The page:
Skip to main content


May contain: wheel, machine, animal, mammal, horse, person, human, vehicle, bicycle, bike, and transportation
The Stone Store of Luigi Costa, on the left, continued in operation through the 1930s. The 1850's Cuneo home, on the right, is one of the best preserved historic homes in the County.

The community of Calaveritas is located on Calaveritas Creek, also known as O’Neil Creek, in north central Calaveras County, about five miles east of the County Seat in San Andreas.  Gold was discovered in Calaveritas by William Wortman in 1850, and the world rushed in.  By the mid-1850s a town had developed along the banks of Calaveritas Creek, with livery stables, stores, hotels, fandango halls, restaurants, saloons, and numerous miners’ cabins.  The community was populated with people from all corners of the earth:  Mexico, Chile, France, England, Germany, Ireland, China, and the Eastern States, most of whom were miners or those catering to miners. 

 A major fire in August 1857 destroyed 51 buildings in town, saving only an adobe store and the adobe walls of other buildings.  The town was quickly rebuilt with many of the same enterprises, albeit with a diminished number of buildings and never again reached its peak population of about 700.  Commercial establishments lined both sides of Main Street, with dwellings and ranches built primarily along the Back Street (also known as High Street) on the north side of Main Street, and along both sides of present Costa Road (4th Crossing Road).   

By the mid-1870s, however, most of the free gold had been found, and folk drifted away to more prosperous areas.  By the early 1880s, there were a few miners, including Henry Angel, ekeing out a living.  It was at this time, however, that the community became more established, with families, primarily from Chiavari, Genoa, in Italy, settled on their landholdings.  When the Townsite Map was drafted in 1885, there were four Italian landowners, one French, one Mexican, one American, and one Portuguese, a pattern that lasted until recent years with their descendants occupying their ancestral properties.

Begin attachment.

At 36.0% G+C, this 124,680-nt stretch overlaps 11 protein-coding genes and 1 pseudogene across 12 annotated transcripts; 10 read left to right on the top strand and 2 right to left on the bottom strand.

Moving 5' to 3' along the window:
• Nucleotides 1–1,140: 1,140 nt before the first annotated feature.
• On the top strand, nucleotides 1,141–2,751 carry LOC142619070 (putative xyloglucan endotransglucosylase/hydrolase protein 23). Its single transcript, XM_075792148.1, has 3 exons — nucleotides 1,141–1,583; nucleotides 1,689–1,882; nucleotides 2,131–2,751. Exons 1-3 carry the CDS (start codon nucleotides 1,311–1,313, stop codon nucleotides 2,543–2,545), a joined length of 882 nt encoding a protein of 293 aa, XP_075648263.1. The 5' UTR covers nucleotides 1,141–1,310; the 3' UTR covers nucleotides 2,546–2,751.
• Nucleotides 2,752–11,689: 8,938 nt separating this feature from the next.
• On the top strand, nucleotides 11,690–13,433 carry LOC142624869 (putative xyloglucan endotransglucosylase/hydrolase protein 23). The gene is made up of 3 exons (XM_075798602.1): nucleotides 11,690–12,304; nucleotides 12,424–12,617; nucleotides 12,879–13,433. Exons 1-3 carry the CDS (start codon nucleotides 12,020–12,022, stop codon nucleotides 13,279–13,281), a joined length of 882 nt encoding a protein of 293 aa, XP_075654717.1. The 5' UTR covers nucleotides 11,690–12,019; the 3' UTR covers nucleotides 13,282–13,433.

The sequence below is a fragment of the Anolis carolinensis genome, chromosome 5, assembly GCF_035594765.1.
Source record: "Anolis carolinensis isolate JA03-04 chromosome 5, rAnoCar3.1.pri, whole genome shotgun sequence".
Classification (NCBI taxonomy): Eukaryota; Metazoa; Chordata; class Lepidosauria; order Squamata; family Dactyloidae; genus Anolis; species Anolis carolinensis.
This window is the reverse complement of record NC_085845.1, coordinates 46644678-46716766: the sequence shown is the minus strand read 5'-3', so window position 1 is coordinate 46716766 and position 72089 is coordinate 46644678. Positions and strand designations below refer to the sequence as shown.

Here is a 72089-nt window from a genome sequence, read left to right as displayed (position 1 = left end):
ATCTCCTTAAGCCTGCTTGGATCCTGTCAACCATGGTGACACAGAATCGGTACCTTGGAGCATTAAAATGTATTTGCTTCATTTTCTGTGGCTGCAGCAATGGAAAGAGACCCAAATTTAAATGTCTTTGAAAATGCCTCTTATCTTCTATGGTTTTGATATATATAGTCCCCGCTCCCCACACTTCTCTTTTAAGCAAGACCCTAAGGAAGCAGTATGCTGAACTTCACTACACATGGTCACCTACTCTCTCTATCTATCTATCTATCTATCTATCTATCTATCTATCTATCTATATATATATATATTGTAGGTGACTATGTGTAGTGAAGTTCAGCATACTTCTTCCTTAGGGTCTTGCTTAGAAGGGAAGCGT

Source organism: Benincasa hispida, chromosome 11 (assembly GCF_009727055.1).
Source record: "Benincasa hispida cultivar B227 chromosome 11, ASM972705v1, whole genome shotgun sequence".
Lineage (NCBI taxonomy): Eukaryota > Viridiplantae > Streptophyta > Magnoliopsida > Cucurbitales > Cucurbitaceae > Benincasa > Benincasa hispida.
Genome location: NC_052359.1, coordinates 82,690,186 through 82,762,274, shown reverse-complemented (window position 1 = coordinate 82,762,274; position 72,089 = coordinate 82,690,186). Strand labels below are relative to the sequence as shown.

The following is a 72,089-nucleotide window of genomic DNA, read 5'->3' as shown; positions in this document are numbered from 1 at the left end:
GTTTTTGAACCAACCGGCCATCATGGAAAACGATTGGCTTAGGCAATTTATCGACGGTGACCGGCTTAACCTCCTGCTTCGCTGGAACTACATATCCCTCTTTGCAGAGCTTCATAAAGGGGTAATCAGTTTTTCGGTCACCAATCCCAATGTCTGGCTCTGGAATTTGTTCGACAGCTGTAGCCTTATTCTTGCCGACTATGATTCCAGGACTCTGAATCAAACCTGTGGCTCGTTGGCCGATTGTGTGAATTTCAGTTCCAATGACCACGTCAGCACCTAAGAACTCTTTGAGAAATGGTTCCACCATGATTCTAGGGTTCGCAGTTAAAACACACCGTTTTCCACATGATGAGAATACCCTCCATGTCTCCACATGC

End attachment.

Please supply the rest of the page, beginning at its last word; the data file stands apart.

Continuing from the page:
Most of the families were engaged in agricultural pursuits, growing grapes and making wine and brandy, planting vegetables and orchards, but mining seasonally as water permitted.  In the early 1900s, the Calaveritas Hydraulic Mine was developed, employing local men, and during the 1930s Calaveritas Creek was dredged, maintaining the mining tradition.  The one constant was the adobe Costa Store, now owned by their descendants the Cuneos, which has been in the same family since 1861. 

May contain: building, bridge, train track, transportation, rail, and railway
In the late 1920s, the Calaveras Cement Company constructed a wooden trestle through Calaveritas to access its operations in nearby Old Gulch. Planned to carry trains, it was trucks that hauled the ore to the plant south of San Andreas.

In 1937, the character of the town was described by rancher John Huberty as:

 Calaveritas is nestled among some of the many hills of Calaveras and stretching along the banks of the O’Neil or Calaveritas Creek.  The houses, now so few in number, arrange themselves along the banks as though they had come down to the creek to drink and either lost their way or felt that the hills were too steep to climb out again, and there they lie, sole heirs of the heritage of the past.

That character is unchanged today, with a few adobe walls collapsed, and four new homes erected, but the extant houses and barns still line the roads and hillsides as they did when gold was king and agriculture was reaching its ascendency.  The stone walls, fences, and foundations still demark buildings, roads, terraced gardens, and agricultural fields, reflecting a time and place when Italian stonemasons plied their trade the selfsame way as they did in their native Genoa. 

By Judith Marvin